There's lots of systems to help me run the boat, but I'll just mention two at the moment cos I'm droning on a bit, both of which have been installed with the help of friend Mike, who's done over 30 solo crossings on his boat "Quinn" which is actually slightly shorter than the width/beam of Mojo, so somewhat more of a mission that this. Anyway, he's something of an expert at electronics and setting up the satellite phones, see, so he goes to Las Palmas to work on the Bluewater Boats Leaving Season there in October-December... and then he sails to St Martin in the Caribbean, which is the main boatfixing island in the carib, and from which many leave to return (me) or go on westwards to Panama.
The first and perhaps most important thing Mike has sorted for me is an Exceptionally Loud Alarm. This triggers when the alarms on the Radar or AIS go off, and which are normally just some mild beeping. No good single-handed - I need it VERY F. LOUD. Mike has one of these on his his boat, and which I very clearly remember from when I crashed out there one night in Las Palmas - 8am next morning on Mike's boat I just had to get off and run away down the pontoon. Mike's alarm clock used the same hooter and was SHOCKINGLY loud... and this is similar. It's so loud that I have (and need) a quick "off" switch otherwise with the thing going repeatedly I won't be able to think/breathe. I've set a radar "guard zone" around the boat of 10miles, giving me my own personal 314sq mile "bubble" - the hooter goes batshit mad if some other boat comes within that circle. Or even a storm cloud.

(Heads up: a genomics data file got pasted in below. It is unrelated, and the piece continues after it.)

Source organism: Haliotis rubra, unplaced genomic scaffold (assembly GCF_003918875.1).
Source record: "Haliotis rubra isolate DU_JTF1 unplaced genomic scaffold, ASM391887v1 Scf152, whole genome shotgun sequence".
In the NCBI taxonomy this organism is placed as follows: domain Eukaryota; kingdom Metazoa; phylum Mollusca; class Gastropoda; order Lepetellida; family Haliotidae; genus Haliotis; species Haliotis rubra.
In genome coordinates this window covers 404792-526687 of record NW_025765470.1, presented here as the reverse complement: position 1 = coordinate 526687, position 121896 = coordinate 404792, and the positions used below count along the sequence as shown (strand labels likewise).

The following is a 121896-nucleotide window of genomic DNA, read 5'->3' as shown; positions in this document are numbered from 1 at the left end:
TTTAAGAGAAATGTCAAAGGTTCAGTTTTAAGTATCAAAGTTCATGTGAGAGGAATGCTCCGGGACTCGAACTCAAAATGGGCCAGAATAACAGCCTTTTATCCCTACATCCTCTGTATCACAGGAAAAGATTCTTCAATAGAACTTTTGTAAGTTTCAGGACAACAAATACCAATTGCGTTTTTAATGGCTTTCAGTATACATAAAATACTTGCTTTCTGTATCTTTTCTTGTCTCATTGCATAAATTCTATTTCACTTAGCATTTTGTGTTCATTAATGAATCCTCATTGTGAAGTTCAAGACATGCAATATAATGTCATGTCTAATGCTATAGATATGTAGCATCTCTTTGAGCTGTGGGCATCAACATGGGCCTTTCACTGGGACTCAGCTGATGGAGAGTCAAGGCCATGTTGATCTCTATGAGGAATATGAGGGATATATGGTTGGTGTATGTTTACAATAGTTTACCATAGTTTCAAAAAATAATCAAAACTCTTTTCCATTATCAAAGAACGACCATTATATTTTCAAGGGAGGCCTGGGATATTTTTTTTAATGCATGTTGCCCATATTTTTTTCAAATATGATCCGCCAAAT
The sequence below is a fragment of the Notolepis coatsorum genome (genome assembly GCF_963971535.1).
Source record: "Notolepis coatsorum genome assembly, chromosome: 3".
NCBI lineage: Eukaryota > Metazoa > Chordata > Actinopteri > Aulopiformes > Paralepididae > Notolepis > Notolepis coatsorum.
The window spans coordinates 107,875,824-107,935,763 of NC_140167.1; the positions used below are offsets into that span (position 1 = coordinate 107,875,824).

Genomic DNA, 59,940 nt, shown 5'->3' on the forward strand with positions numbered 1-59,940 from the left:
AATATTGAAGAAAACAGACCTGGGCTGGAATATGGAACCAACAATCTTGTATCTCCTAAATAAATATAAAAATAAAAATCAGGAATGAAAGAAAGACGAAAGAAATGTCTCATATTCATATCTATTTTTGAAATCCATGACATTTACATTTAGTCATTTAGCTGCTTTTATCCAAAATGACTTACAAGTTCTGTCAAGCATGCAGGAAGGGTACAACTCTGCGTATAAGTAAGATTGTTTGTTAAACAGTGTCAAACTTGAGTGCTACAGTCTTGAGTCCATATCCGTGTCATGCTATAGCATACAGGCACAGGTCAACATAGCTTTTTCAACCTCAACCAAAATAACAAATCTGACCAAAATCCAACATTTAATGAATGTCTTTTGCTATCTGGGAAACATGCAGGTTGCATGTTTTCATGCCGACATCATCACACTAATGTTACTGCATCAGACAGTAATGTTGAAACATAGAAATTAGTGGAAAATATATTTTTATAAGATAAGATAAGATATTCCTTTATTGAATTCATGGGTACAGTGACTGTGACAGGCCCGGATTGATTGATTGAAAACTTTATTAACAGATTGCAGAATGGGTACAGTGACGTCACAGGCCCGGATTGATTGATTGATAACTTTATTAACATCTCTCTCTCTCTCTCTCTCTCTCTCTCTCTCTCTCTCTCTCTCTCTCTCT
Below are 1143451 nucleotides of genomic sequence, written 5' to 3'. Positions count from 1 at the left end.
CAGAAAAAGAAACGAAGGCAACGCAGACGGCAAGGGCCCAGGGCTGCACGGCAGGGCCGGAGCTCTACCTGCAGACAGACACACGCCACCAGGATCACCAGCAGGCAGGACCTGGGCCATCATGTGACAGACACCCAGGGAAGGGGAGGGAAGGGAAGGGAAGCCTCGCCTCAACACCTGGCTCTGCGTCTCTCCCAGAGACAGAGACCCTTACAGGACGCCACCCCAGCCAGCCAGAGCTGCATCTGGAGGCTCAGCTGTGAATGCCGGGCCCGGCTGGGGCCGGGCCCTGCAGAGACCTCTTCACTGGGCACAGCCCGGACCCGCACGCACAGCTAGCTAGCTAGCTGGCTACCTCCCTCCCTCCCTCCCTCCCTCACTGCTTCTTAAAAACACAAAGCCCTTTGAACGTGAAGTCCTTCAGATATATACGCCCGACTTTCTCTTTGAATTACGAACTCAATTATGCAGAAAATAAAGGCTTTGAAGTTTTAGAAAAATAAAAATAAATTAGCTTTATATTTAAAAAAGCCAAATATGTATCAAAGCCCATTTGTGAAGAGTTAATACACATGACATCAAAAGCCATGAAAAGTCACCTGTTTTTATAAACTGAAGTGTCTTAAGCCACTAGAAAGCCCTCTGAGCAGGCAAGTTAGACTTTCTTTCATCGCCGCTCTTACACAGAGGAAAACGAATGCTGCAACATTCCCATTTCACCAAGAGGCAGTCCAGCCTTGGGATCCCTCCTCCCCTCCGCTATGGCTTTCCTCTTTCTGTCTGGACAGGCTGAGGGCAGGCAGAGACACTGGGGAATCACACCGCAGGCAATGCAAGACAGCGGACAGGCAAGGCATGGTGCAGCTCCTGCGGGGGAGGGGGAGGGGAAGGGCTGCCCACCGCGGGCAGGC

The second (I think) worthwhile adjustment is a small change in Mojo's broadcast signal on the AIS. Automatic Identification System is the digital broadcasting signal between ships (and to shore stations) that improves on radar - instead of just a blob on the screen (like Radar), AIS gives the direction in which the ship is going, and its name so you can call it up on VHF. But instead of the broadcast name from Mojo being just "Mojo" as is usual now broadcasts "Mojo Solo Sailor" to kinda keep the big metal ships even further away than normal. I think this is quite good! Thing is, I might be asleep, see? But not for long of course, and the alarms would pick them up ... but this encourages them to move first. I saw another ship adjust course over 20 miles away this morning, so although I can't ever be sure, it might be doing exactly what I want. The closest anything has been so far is that ship, which stayed over three miles away. Beat that for yer flippin social distancing! Or something even more scary "Mojo Weapons Testing Vessel Keep Clear" would be another option, possibly. Anyway yeah, I could have done this ages ago - just tellem I was solo when actually not? Heheh. I'm not changing it back.